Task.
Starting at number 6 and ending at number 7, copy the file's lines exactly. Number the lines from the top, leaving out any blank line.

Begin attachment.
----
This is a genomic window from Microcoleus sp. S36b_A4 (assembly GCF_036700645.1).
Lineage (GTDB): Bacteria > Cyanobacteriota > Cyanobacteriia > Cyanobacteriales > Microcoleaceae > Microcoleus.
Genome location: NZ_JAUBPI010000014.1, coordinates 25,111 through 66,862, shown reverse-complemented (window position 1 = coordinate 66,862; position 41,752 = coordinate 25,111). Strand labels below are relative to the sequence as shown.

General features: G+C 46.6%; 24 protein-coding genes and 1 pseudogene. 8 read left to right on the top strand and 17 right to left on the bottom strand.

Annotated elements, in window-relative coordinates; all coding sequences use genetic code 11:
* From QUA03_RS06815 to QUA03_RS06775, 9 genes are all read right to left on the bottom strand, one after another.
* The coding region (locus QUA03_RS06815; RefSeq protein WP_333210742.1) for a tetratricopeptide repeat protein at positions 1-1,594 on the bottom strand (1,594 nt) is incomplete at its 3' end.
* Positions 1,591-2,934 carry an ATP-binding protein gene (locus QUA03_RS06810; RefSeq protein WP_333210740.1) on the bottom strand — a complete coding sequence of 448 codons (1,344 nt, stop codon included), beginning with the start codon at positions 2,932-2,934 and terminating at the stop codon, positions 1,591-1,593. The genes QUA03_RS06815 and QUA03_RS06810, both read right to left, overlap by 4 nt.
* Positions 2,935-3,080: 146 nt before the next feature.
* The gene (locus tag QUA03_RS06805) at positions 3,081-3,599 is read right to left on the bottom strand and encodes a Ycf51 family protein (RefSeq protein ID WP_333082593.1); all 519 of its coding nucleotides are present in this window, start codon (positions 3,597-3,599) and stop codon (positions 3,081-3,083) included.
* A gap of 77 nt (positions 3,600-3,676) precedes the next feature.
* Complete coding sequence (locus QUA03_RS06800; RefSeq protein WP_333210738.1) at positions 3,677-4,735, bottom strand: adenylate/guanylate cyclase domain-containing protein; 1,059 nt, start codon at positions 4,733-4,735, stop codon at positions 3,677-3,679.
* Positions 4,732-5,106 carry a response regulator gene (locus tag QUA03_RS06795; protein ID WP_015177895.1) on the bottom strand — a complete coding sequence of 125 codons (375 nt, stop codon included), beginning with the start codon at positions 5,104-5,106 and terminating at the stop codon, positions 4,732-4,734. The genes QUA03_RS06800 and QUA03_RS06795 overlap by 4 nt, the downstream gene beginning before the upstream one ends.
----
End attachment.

* From QUA03_RS06815 to QUA03_RS06775, 9 genes are all read right to left on the bottom strand, one after another.
* The coding region (locus QUA03_RS06815; RefSeq protein WP_333210742.1) for a tetratricopeptide repeat protein at positions 1-1,594 on the bottom strand (1,594 nt) is incomplete at its 3' end.